Waste Transportation Licensing: A-901 Licensing & Beyond


While nearly every business is regulated to some extent, the waste industry in New Jersey has some of the most stringent regulations and monitoring requirements.

The New Jersey Department of Environmental Protection (“NJDEP”) monitors, regulates, and enforces a wide range of environmental protection laws throughout the State.   The transportation and disposal of waste is one of the major areas which the NJDEP monitors.  One of the primary motivators for the New Jersey DEP’s strict requirements for waste haulers is to eliminate illegal dumping (and thus land and water pollution) and to eradicate criminal activity from the waste removal industry due to a historic connection between criminal activity and the waste industry.

As a result, most New Jersey waste transporters are required to obtain an A-901 license.  Even “exempt” self-generating transporters need to follow DEP rules and complete an “affidavit of exemption” from A-901 licensing requirements.  A self-generator is commonly a person or entity which creates waste as a direct result of its business, such as a construction company which demolishes an old kitchen in order to put in a new kitchen.  The construction company turned the old kitchen into “waste” and now needs to remove the waste in order to make room for it to build the new kitchen.  If the construction company hires an outside company to haul the waste away, there is no issue and generally no requirement for the construction company to be regulated as a waste transporter.

However, if the construction company hauls the waste on its own to a waste facility, it still needs to be registered as a “self-generator,” comply with a majority of the DEP’s regulations for waste transporters on an ongoing basis, and file the affidavit of exemption. 

New Jersey companies which are in the business of hauling waste created by others need to be fully licensed and registered with the DEP as waste transporters.   To become an authorized waste hauler in New Jersey, a company needs to go through a 3-part licensing process.  First, the business needs to complete the A-901 application.  That application itself may have multiple parts, including personal history disclosure statements completed by all owners, officers, directors, and key employees, and multiple levels of business disclosures if there are affiliated companies, etc.  Each person completing a disclosure will also be subject to fingerprinting and a background check by the New Jersey State Police.

Once preliminarily approved for an A-901 license, generally the company must attend a DEP workshop to review the basic rules and regulations of the waste transportation industry. Sometimes (though not in every instance), based upon the company’s application, the DEP may determine that the company needs to also meet with an attorney or other A-901 expert to again review the ongoing obligations of the company to remain compliant with DEP rules and regulations.  This first step in the process (the A-901) can take a significant period of time, and averages about a year, though it certainly can take several months less or more.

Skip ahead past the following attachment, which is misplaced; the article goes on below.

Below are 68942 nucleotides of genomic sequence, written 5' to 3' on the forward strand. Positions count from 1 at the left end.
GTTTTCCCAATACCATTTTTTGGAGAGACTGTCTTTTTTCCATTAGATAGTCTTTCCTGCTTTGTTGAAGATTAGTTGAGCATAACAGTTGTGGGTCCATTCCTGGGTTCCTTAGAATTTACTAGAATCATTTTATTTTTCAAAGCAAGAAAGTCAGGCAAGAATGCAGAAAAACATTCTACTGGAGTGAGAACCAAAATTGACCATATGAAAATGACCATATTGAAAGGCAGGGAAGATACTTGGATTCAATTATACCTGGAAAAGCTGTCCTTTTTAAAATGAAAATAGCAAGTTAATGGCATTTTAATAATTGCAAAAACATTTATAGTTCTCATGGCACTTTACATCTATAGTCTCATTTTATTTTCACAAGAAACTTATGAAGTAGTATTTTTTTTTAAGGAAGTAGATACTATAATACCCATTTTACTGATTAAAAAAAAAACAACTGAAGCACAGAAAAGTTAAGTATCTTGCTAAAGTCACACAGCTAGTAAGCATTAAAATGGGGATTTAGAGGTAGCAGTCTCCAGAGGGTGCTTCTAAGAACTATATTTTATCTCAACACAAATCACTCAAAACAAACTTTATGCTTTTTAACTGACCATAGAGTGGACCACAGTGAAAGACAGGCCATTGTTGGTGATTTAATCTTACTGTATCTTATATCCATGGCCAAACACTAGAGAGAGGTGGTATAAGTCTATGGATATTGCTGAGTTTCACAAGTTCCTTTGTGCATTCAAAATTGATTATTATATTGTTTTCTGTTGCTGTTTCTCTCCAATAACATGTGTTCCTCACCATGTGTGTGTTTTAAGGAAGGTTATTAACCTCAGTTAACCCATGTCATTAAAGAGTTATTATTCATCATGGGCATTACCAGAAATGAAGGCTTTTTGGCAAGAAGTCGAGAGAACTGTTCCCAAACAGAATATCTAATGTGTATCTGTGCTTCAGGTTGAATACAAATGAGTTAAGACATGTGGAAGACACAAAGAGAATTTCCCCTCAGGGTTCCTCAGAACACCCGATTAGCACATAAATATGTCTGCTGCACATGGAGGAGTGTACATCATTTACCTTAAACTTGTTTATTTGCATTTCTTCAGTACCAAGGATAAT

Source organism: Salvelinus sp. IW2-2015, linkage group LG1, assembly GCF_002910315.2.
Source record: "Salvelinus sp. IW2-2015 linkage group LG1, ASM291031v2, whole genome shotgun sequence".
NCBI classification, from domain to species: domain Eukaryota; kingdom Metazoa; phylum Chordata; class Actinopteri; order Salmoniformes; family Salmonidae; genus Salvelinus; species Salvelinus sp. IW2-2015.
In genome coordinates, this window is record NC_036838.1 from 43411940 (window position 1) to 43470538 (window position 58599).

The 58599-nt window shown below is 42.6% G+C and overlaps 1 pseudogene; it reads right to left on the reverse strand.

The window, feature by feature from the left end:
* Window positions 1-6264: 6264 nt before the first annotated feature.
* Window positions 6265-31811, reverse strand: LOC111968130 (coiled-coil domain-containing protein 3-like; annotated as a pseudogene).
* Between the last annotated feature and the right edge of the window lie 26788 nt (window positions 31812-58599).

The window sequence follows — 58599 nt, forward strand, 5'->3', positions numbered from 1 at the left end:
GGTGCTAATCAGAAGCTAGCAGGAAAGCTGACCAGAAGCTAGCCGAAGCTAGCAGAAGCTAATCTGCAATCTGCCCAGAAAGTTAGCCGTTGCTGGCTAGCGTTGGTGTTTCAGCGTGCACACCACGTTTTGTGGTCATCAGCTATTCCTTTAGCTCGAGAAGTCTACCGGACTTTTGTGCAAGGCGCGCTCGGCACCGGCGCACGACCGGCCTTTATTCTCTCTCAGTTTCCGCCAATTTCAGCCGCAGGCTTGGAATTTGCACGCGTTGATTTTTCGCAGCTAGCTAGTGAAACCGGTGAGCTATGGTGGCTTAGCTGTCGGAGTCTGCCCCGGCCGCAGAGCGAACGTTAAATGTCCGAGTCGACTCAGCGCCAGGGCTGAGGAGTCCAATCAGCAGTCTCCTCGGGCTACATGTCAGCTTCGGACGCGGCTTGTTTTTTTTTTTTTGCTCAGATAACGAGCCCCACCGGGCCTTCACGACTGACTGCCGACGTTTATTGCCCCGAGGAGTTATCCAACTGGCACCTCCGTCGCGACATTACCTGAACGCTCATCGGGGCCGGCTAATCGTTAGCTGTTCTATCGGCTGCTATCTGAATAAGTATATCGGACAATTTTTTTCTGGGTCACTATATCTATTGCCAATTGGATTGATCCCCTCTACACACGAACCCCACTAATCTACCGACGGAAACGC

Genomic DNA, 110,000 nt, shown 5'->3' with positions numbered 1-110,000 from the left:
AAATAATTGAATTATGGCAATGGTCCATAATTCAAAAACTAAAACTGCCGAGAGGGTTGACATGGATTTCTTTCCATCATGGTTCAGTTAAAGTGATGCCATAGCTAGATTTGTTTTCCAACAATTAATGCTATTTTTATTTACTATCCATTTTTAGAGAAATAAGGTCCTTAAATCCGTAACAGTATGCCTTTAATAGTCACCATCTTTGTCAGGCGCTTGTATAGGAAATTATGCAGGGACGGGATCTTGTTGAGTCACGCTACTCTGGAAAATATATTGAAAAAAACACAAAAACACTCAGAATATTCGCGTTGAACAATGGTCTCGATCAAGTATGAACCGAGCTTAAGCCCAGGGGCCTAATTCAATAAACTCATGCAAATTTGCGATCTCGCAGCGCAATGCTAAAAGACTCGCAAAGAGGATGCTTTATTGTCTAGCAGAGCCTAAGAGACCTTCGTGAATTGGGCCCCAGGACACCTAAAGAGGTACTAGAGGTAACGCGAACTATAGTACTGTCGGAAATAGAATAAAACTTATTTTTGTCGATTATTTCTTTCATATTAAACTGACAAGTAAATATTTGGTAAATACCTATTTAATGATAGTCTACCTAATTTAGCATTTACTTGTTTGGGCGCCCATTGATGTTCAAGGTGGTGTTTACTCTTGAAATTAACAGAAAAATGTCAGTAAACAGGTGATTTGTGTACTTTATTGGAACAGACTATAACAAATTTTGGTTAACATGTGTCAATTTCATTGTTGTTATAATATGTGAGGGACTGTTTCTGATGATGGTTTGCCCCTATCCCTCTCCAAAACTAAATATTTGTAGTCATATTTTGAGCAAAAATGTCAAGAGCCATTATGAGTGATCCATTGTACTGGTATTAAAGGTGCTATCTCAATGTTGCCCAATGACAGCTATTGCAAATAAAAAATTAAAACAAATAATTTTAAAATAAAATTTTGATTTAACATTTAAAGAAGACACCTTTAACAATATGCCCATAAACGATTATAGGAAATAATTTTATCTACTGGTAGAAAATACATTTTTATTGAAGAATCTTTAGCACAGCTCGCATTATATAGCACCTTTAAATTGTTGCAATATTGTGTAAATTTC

Then, the waste hauler needs to complete a CPCN (Certificate of Public Convenience and Necessity) application. This second step in the process reviews the anticipated operations of the business including where, when, and how the company expects to operate, and what it anticipates its revenue to be.  (While most waste haulers need to complete this next step, it is not always required, and depends on specifically what type of waste the company plans to transport.)  The CPCN generally takes about a month to be completed.

Once the CPCN is approved, the hauler may move forward with registering its vehicles and equipment with the DEP, obtaining decals to be attached to the equipment and identifying the vehicles as fully licensed and authorized waste transportation units.

Once decals are obtained, the company may commence operations.  However, both the A-901 and CPCN must be updated every year, and vehicles must be registered every other year.

Further, depending on the type of waste being hauled there may be different or additional requirements, such as with medical waste, septic waste, and/or hazardous waste.  There are also local county rules for waste transportation including restrictions on which facilities can be used for depositing waste.

Each step of this process can be difficult and confusing. McLaughlin & Nardi, LLC’s attorneys can assist with navigating each step of the waste transportation licensing process, including general advise, consultation services, and ongoing assistance with updates.

McLaughlin & Nardi, LLC’s attorneys assist solid waste companies in all aspects of their businesses, including the following:

·         Completing and filing New Jersey’s A-901 waste hauler application;

·         Completing and filing the application for a Certification of Public Convenience and Necessity (CPCN);

·         Giving waste haulers the required training in the New Jersey Department of Environmental Protection’s waste related rules and regulations, and providing copies of these rules;

·         Completing and filing the A-901 and CPCN annual updates. 

·         Assisting New Jersey waste companies with maintaining compliance with their ongoing regulatory requirements.

Additionally, we represent New Jersey waste companies in their business operations including:

·         Drafting enforceable and compliant contracts.

·         Collecting unpaid receiveables.

·         Commercial litigation with customers, vendors, competitors and government agencies.

·         Employment litigation.

·         Regulatory compliance.

To obtain assistance, please email us or call (973) 890-0004. 

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